When you want to learn about ethanol, you go to an industry veteran and I did just that when I spoke with Patriot Renewable Fuels Plant Manager Dave Gerhart who began his career in the early 80s at is what is now known as Nebraska-based Chief Ethanol Fuels. At the time, they were the largest dry mill ethanol plant in the United States. Back then corn was less than $2 a bushel so the ethanol plant was something the local community supported to help the local farmer.
From there, Gerhart changed gears slightly and joined the ICM team where he worked with them on their first 5 design and build ethanol plants. This was in the early 2000s before the major industry boom. Next he began the plant manager at Kaapa Ethanol and today he has brought his 30 years of experience to Patriot to help them grow.
One of Gerhart’s areas of expertise is his ability to identify things in the plant that can be modified to help improve efficiency – a key factor in increasing profitability. I asked him for those that are newbies to the industry, some areas plant managers can’t look at to increase efficiency.
“One you would look at your energy balance and see where you could actually put variable frequency drives rather than an automatic control valve. So that would reduce electricity,” explained Gerhart. “If you can reduce water usage, this helps you out in the energy balance as well. There is different trains of thoughts on fermentation and what you can do there. Sometimes people take the path of least resistance and in doing so they short circuit the energy efficiency they can actually get out of there plant.”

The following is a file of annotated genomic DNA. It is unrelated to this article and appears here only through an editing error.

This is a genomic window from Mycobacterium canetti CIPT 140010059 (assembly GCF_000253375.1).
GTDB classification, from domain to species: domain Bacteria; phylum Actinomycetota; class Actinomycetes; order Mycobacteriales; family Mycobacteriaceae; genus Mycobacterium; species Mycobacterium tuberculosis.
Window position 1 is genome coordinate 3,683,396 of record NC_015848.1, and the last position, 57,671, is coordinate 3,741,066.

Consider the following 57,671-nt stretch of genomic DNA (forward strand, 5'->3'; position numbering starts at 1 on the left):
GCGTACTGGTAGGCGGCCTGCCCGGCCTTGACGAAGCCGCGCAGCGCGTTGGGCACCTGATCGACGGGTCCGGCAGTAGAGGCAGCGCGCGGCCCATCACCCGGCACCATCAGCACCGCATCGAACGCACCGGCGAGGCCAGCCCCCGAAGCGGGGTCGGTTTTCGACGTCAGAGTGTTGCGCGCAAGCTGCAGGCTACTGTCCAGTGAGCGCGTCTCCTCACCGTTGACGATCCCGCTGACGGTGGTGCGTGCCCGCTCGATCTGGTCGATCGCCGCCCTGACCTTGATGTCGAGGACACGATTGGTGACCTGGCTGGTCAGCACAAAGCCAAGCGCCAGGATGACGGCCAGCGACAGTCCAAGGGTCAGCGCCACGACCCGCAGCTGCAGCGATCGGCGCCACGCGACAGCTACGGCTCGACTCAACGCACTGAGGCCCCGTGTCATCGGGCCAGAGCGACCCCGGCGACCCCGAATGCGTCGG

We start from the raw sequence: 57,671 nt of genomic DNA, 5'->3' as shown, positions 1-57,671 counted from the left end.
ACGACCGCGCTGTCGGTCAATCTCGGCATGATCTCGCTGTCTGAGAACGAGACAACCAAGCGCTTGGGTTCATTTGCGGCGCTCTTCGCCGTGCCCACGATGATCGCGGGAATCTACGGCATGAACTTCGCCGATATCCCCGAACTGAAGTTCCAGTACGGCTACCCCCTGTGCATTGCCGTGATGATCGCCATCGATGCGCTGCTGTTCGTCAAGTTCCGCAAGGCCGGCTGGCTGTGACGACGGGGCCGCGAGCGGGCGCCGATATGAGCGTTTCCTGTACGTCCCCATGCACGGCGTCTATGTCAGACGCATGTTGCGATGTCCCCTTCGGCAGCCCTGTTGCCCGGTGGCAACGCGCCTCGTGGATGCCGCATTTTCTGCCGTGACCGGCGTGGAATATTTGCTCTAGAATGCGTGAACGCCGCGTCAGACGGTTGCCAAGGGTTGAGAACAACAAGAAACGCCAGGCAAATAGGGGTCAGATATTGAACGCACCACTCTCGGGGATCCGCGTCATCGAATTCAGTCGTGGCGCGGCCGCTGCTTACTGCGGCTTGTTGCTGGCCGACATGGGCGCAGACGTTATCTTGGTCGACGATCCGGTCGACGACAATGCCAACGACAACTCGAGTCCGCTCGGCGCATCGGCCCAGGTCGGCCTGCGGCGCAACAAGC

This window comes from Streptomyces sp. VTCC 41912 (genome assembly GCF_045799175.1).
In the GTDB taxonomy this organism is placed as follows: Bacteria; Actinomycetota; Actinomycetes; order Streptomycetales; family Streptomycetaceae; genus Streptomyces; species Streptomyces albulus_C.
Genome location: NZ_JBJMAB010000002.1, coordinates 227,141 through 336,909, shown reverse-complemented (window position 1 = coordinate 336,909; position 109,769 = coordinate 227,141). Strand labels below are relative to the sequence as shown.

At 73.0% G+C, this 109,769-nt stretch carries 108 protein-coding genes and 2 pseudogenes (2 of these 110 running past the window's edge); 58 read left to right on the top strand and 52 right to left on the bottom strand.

I asked Gerhart what he would really like consumers to know about biofuels. “Hopefully they all realize that ethanol is probably the cleanest thing they can put into your gas tank,” said Gerhart. “Gasoline is not. Alcohol is very safe. It’s homegrown. It’s renewable. It’s not something that we have to go foreign to get.”
I also asked him why consumers needed to care about the Renewable Fuel Standard (RFs). They need to care because ethanol has such an impact on middle America,” said Gerhart. “We’ve done so much to build up the farm incomes and the trucking industry and the fuel distribution. So every plant no matter where it’s at has an economic impact, at a minimum of 70 miles around it.”
Gerhart added, “This needs to stay.”
Listen to my interview with Dave Gerhart here: Tips from Patriot's Dave Gerhart on Improving Efficiency
Check out the Patriot Renewable Fuels photo album.